Family skeletons

My mom and I have been talking again after about two years of almost complete silence. We’ve been writing letters back and forth, which I think I’ve mentioned. I got a letter from her a few weeks ago saying things I really wanted and needed to hear from her, so our communication has been more open since then. I’m still a little wary, but it’s really good to be honest for the first time maybe ever.

Yesterday I got a letter from her that shocked me. Not the entire thing, but just one part of it. She told me that when he was twelve, my father had a severe stroke.

My father was an emotionally abusive, manipulative, pathological liar. I strongly suspect he had Borderline Personality Disorder (so does my mother) and I’m pretty sure he was also a (literal) psychopath. I say this mostly dispassionately. I suspected his mental illness was at least partly organic (he was a very premature baby in the 1950s; I’m surprised he even survived) and partly environmental. I knew he had a bad childhood, growing up in the middle of a household of eight siblings (out of 18 total) with a father who was also physically and emotionally abusive. I knew he was the black sheep, not that any of the siblings have ever really liked each other. I knew he got picked on by my grandfather.

Then my mother told me that after the stroke, he had to learn to walk and talk again, and all throughout his recovery, his siblings and his own parents tormented him, made fun of him, made life generally difficult for him. There was one story–I vaguely remember this being told, but it was told as a family joke–that the family was on a roadtrip and made a pit stop. He went to the bathroom, and they all decided it would be funny to leave him. When he came out, they were all gone. This was their son and brother who was terribly ill. This was their cruelty.

It is no goddamn wonder that he grew up with a borderline personality.

He abused us, my siblings and me. He was especially awful to my oldest brother. I’ll carry the emotional wounds from his neglect and his emotional barbs and his harshness until I die. But I am filled with sorrow when I think about a poor kid thinking he had been left by the family who hated him for no good reason. It explains so much about my life and the things I witnessed growing up. It explains why we moved halfway across the country away from the whole family. It explains the screaming matches that went on for hours after my grandfather’s funeral and around our visits before my grandmother’s death. It explains why my aunts and uncles on that side made occasional half-assed efforts to contact me and my brother but never talked much to my parents. Nobody ever talked about this, of course.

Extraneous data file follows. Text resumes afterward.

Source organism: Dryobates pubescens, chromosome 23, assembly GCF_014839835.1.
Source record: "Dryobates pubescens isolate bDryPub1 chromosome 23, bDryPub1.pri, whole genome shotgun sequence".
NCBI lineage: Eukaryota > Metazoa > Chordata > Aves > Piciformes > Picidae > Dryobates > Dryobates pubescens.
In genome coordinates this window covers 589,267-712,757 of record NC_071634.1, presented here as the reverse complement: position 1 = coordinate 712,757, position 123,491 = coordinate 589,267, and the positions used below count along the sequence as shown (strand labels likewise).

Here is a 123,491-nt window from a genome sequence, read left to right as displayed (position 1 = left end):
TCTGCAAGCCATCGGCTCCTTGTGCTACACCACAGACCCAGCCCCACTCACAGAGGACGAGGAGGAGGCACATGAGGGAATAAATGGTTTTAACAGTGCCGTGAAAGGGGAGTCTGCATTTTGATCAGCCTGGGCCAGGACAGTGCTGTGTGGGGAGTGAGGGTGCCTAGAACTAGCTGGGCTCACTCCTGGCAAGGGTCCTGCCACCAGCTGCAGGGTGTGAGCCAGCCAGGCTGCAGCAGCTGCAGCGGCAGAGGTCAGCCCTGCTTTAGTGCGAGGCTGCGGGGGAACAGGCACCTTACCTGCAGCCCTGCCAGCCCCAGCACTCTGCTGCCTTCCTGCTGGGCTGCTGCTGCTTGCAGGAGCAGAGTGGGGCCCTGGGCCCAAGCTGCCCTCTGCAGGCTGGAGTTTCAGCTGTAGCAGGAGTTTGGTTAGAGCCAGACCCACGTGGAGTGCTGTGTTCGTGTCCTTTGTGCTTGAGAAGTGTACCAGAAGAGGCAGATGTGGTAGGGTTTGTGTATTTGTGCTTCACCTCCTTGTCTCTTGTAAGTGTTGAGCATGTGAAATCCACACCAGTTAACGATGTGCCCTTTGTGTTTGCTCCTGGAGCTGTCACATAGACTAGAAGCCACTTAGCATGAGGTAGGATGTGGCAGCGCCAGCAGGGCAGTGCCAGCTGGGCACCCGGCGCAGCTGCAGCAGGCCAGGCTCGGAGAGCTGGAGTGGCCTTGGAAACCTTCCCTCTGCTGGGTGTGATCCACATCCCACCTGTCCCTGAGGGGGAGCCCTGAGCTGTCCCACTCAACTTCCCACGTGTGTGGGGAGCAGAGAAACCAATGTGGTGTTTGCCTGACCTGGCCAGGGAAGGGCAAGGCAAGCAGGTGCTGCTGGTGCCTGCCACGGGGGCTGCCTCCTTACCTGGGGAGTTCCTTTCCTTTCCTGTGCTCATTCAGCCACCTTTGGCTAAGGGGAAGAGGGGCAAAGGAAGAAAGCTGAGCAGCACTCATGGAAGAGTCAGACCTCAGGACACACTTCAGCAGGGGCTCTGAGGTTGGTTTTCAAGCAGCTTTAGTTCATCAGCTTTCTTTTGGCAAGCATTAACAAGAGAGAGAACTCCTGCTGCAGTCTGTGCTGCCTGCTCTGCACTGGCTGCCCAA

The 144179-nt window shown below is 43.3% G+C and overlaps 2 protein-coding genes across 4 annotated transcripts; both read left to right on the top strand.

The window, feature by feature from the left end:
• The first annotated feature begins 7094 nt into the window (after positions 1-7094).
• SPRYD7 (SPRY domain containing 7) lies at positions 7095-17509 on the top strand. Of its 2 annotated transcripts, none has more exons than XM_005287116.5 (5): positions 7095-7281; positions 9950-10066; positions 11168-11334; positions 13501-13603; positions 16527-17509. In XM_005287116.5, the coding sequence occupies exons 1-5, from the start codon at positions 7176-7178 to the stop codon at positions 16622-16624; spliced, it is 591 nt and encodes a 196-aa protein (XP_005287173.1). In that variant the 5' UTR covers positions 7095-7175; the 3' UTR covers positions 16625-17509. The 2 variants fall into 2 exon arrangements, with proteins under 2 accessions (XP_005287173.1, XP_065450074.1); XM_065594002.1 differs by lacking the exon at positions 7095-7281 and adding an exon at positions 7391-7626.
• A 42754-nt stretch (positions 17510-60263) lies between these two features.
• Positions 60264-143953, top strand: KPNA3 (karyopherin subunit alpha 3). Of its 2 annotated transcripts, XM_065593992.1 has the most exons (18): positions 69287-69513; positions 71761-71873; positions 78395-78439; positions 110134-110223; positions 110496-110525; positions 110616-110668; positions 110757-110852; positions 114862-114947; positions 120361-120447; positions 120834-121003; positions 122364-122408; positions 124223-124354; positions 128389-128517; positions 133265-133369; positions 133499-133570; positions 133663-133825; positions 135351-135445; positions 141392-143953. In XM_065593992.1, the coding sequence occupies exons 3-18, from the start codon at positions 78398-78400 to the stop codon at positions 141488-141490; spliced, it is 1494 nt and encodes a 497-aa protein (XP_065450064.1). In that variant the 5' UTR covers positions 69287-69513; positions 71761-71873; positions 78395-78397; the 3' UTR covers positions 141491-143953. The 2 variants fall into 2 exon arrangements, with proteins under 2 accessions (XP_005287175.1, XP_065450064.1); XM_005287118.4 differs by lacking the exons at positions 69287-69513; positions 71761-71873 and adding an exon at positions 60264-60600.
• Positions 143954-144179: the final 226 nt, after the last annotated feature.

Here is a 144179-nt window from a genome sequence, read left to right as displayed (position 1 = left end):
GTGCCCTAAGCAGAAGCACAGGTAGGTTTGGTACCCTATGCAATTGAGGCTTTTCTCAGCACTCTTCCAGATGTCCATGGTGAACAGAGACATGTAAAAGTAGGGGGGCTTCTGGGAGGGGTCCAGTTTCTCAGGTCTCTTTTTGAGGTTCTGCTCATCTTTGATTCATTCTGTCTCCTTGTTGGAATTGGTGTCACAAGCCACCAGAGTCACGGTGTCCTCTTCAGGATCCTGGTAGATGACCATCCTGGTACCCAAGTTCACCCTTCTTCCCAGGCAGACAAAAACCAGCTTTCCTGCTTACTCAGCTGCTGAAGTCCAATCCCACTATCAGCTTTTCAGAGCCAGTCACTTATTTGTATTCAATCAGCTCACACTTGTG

It also makes my father’s funeral into even more of a circus of absurdity than it already was. I need to write that story just so you can see the┬ábrand of crazy I came from. Because they are fucked up┬ápeople.

I’m not sure how to process this. I still think forgiveness, at least of the type most people encourage, is bullshit that’s made as pre-packaged advice to get someone to shut the fuck up about their pain and get over it already. But since he died, I’ve sought to at least understand him better. I wanted to know what made him the way he was, and what he would have been like if he hadn’t been so patently fucked up. It adds another layer to think that organic brain injury may have had way more to do with his behavior than I had ever thought. It doesn’t excuse anything he did to us, his children, or my mother, his partner, or anybody else he manipulated or abused, but it explains a lot. And it is so, so sad.